Leadership Stories

May 27, 2020
Like time and money, water in the West is often characterized by too much demand chasing too little supply. In response to such scarcity, water conservation seems the obvious, environmentally-friendly strategy to achieve the same outcome-a green lawn, food and fiber, or a hot shower-while using less water. Give water users the means to use less, and with any luck, they actually will. But such freedom can also inadvertently lead to more water use, whether that's via lush landscaping, more crops on marginal lands, or longer showers. How do we balance supply with demand to solve this problem?Read more >
May 27, 2020
Much of the opposition to genetically engineered organisms has emerged from within the environmental movement, but what happens when a new biotechnology has an explicit goal of environmental conservation? An international consortium is investigating the potential deployment of an engineered mouse on islands where invasive mice threaten biodiversity. Theoretically, the mouse would "drive" the population to be all male, crashing the mouse population and leading to eradication without the use of environmentally-risky toxicants. But even testing such a technology, known as a "gene drive," has ecological risks. How do we decide how to proceed in a way that minimizes risk?Read more >
May 27, 2020
Universities, cities, and now even some countries are starting to phase out single-use plastics, but what will they switch to? Tons of disposable foodware, including products made from agricultural waste and labeled compostable, are used and discarded every day. Some of the products contain chemicals that are associated with adverse health effects such as hormone disruption, increased cholesterol levels, and increased risk of cancer. Ideally, we should phase out single-use plastics and encourage the development of alternatives that are manufactured with and contain inherently safer chemicals. How do we incentivize a transition to the best reusable products?Read more >
May 27, 2020
A century ago, we tried desperately to wipe out mountain lions in North America, and failed. Then American culture changed. In the mid-20th century, we offered mountain lions limited protection in the form of managed hunting. As a consequence, mountain lion populations rebounded far more successfully than anyone would have predicted, and probably more than many would have liked. Today, mountain lions are as abundant as they ever were in the West, and people are faced with a new reality. Can we peacefully coexist with such a successful predator?Read more >
Apr 21, 2020
The Department of Water Resources (DWR) won a prestigious national award March 5 for its influential role in the nation’s fight against climate change, receiving recognition for the Department’s outreach on climate resilience and for taking a comprehensive approach that aligns state and local water...Read more >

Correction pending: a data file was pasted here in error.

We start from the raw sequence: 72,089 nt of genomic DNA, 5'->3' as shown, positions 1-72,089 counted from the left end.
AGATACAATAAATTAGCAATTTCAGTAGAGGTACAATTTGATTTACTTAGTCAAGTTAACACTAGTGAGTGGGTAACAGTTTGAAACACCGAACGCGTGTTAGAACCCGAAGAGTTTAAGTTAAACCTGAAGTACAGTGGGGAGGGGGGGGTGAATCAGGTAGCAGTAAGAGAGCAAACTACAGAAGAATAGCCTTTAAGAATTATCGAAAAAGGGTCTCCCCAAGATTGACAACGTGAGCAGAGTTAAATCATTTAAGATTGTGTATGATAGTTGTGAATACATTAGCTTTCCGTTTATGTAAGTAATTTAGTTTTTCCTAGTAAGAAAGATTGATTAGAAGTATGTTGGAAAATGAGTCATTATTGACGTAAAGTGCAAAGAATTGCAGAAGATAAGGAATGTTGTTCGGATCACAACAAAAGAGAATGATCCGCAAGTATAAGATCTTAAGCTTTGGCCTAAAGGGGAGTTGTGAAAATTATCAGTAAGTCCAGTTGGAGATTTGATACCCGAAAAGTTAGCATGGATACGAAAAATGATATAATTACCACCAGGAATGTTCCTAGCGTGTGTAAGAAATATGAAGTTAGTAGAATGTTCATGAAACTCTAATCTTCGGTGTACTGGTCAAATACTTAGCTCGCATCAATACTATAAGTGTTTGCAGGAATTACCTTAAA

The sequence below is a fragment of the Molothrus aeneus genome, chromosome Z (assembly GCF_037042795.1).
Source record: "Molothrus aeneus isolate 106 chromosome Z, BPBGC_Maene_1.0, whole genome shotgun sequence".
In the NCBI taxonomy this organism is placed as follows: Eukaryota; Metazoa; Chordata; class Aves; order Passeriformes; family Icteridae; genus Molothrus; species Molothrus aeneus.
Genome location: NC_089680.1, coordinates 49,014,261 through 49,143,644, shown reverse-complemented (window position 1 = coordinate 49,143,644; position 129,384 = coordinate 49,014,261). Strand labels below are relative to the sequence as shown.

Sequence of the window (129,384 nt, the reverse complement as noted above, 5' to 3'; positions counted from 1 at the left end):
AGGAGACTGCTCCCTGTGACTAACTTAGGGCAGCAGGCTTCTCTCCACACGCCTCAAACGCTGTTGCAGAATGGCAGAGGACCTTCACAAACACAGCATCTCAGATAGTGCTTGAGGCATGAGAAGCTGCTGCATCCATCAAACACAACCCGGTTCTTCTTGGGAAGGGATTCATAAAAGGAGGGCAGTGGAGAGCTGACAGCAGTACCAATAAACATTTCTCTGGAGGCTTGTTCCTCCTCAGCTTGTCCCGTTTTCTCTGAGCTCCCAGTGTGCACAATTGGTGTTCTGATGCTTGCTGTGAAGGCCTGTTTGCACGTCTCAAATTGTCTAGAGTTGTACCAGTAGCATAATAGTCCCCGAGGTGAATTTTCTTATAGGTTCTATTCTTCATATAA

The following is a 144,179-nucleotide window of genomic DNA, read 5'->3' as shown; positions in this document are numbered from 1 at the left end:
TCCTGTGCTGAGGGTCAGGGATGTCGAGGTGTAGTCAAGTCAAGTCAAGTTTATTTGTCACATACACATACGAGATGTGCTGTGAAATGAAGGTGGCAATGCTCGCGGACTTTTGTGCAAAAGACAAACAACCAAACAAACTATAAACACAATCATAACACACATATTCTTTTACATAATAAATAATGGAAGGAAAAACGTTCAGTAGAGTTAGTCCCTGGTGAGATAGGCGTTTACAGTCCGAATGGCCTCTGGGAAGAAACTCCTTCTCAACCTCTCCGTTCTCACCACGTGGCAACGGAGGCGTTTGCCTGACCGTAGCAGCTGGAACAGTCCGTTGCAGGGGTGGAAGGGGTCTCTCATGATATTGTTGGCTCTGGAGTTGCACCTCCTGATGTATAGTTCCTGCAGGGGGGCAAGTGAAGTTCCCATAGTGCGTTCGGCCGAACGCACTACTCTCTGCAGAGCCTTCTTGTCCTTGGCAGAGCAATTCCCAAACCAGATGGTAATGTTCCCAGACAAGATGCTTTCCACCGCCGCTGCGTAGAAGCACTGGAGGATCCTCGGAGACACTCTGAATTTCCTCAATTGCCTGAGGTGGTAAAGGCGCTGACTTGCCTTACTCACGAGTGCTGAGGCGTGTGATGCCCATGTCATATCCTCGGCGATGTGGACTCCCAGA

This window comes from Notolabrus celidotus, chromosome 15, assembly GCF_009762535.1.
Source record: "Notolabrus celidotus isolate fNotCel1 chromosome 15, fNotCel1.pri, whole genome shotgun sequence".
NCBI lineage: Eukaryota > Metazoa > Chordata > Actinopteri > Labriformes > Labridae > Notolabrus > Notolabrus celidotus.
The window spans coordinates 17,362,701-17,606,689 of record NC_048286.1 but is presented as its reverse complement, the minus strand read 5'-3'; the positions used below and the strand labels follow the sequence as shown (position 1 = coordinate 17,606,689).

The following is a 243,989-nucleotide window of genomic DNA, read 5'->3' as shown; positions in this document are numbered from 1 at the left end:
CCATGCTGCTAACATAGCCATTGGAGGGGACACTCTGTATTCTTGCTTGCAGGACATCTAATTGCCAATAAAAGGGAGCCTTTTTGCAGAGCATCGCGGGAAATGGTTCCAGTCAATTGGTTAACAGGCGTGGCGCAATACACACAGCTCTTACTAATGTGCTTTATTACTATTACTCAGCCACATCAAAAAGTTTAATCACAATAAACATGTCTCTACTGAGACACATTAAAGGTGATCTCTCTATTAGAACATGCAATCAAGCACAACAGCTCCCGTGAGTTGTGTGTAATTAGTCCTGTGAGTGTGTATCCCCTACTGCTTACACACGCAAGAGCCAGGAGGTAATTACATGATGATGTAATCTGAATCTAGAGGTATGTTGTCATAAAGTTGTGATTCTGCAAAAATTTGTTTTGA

Jan 15, 2020
Fellow Cassandra Brooks returned in December 2019 from a three-week Antarctic expedition organized by Homeward Bound Project, a worldwide initiative that began in 2016 to “heighten the influence and impact of women in making decisions that shape our planet,” according to the organization.Read more >
Nov 7, 2019
Plenty of Atlantans spend time on highways, speeding or inching or swerving along. But many people spend a lot of time near the highways, too: at their homes, schools or workplaces. And that’s not great for their health. So Fellow Christina Fuller, a Georgia State University public health professor, is studying how effectively trees can help filter out some of that pollution.Read more >
Oct 29, 2019
Some climate-related projects start local and stay local – but in other cases, there may be an opportunity to expand the initiative to broader scales. Over the course of just four years, Fellow Amber Pairis brought together more than 280 organizations, agencies, and groups of people keen to address climate change adaptation.Read more >
Oct 17, 2019
Dr. Katalyn (Kate) Voss, who grew up as an active member of the Surfrider Foundation in southern California, has always been interested in grass-roots organization and advocacy around environmental issues. Now as an AGU Congressional Sciece Fellow, Voss is excited to have arrived at the nexus of science, society and politics. “Maybe this is the geographer in me coming out,” says Voss, “since we’re trained to think across scales of space and time, I see this coming year working on the Hill as a perfect convergence of all these different spatial scales of policy and science.”Read more >
Sep 30, 2019
For the Yurok tribe, fishing isn’t a recreational weekend activity to be paired with a cold beer. It’s a way of subsistence, a way of life. Fellow Keith Parker’s groundbreaking biology research regarding a new subspecies of Pacific lamprey, recently published in the science journal Molecular Ecology, may be the key to saving his tribe’s way of life.Read more >

Spotlight on Leadership

At the end of October, a room full of politicians, biologists, and conservationists in Australia erupted in applause. After five years of negotiations, 24 countries and the European Union unanimously agreed to create a marine protected area (MPA) in Antarctica’s Ross Sea, which is considered the most pristine marine ecosystem in the world. Fellow Cassandra Brooks has worked in the region on this project for years, but says the agreement comes with some important caveats.Read more >

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